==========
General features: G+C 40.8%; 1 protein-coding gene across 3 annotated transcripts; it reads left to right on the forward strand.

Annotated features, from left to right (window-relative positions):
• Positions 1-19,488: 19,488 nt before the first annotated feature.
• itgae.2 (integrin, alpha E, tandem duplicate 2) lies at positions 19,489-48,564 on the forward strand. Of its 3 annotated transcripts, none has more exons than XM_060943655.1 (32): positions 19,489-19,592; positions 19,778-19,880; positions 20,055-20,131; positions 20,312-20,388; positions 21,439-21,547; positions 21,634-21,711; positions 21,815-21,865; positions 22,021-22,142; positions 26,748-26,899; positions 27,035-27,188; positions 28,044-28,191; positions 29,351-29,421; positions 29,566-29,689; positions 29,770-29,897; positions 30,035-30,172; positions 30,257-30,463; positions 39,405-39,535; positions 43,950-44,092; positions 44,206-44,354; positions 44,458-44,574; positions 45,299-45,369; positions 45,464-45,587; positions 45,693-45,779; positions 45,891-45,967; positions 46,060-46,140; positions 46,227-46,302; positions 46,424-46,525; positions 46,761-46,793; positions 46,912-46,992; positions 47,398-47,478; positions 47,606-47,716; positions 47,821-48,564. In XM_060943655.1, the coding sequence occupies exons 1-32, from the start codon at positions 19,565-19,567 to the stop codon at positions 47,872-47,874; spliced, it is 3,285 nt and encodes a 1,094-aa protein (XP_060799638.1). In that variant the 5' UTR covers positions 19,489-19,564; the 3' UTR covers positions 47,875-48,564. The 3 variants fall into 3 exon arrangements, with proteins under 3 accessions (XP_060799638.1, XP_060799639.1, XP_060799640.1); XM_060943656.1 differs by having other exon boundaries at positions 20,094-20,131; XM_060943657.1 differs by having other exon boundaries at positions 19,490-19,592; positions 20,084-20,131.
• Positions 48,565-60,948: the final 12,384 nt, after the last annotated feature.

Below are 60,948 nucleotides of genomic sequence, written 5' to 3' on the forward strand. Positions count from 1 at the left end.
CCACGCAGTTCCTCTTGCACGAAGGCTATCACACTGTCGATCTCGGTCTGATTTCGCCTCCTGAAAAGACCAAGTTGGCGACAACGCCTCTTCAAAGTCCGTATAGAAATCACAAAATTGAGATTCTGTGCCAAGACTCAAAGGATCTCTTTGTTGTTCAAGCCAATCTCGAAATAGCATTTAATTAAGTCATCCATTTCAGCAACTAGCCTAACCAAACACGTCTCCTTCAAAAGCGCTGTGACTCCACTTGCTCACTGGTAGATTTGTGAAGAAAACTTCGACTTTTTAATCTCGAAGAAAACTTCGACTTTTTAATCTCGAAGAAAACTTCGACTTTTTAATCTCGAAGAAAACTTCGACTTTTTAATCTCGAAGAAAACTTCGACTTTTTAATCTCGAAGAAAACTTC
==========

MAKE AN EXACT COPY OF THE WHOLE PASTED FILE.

General features: G+C 40.8%; 1 protein-coding gene across 3 annotated transcripts; it reads left to right on the forward strand.

Annotated features, from left to right (window-relative positions):
• Positions 1-19,488: 19,488 nt before the first annotated feature.
• itgae.2 (integrin, alpha E, tandem duplicate 2) lies at positions 19,489-48,564 on the forward strand. Of its 3 annotated transcripts, none has more exons than XM_060943655.1 (32): positions 19,489-19,592; positions 19,778-19,880; positions 20,055-20,131; positions 20,312-20,388; positions 21,439-21,547; positions 21,634-21,711; positions 21,815-21,865; positions 22,021-22,142; positions 26,748-26,899; positions 27,035-27,188; positions 28,044-28,191; positions 29,351-29,421; positions 29,566-29,689; positions 29,770-29,897; positions 30,035-30,172; positions 30,257-30,463; positions 39,405-39,535; positions 43,950-44,092; positions 44,206-44,354; positions 44,458-44,574; positions 45,299-45,369; positions 45,464-45,587; positions 45,693-45,779; positions 45,891-45,967; positions 46,060-46,140; positions 46,227-46,302; positions 46,424-46,525; positions 46,761-46,793; positions 46,912-46,992; positions 47,398-47,478; positions 47,606-47,716; positions 47,821-48,564. In XM_060943655.1, the coding sequence occupies exons 1-32, from the start codon at positions 19,565-19,567 to the stop codon at positions 47,872-47,874; spliced, it is 3,285 nt and encodes a 1,094-aa protein (XP_060799638.1). In that variant the 5' UTR covers positions 19,489-19,564; the 3' UTR covers positions 47,875-48,564. The 3 variants fall into 3 exon arrangements, with proteins under 3 accessions (XP_060799638.1, XP_060799639.1, XP_060799640.1); XM_060943656.1 differs by having other exon boundaries at positions 20,094-20,131; XM_060943657.1 differs by having other exon boundaries at positions 19,490-19,592; positions 20,084-20,131.
• Positions 48,565-60,948: the final 12,384 nt, after the last annotated feature.

Below are 60,948 nucleotides of genomic sequence, written 5' to 3' on the forward strand. Positions count from 1 at the left end.
CCACGCAGTTCCTCTTGCACGAAGGCTATCACACTGTCGATCTCGGTCTGATTTCGCCTCCTGAAAAGACCAAGTTGGCGACAACGCCTCTTCAAAGTCCGTATAGAAATCACAAAATTGAGATTCTGTGCCAAGACTCAAAGGATCTCTTTGTTGTTCAAGCCAATCTCGAAATAGCATTTAATTAAGTCATCCATTTCAGCAACTAGCCTAACCAAACACGTCTCCTTCAAAAGCGCTGTGACTCCACTTGCTCACTGGTAGATTTGTGAAGAAAACTTCGACTTTTTAATCTCGAAGAAAACTTCGACTTTTTAATCTCGAAGAAAACTTCGACTTTTTAATCTCGAAGAAAACTTCGACTTTTTAATCTCGAAGAAAACTTCGACTTTTTAATCTCGAAGAAAACTTC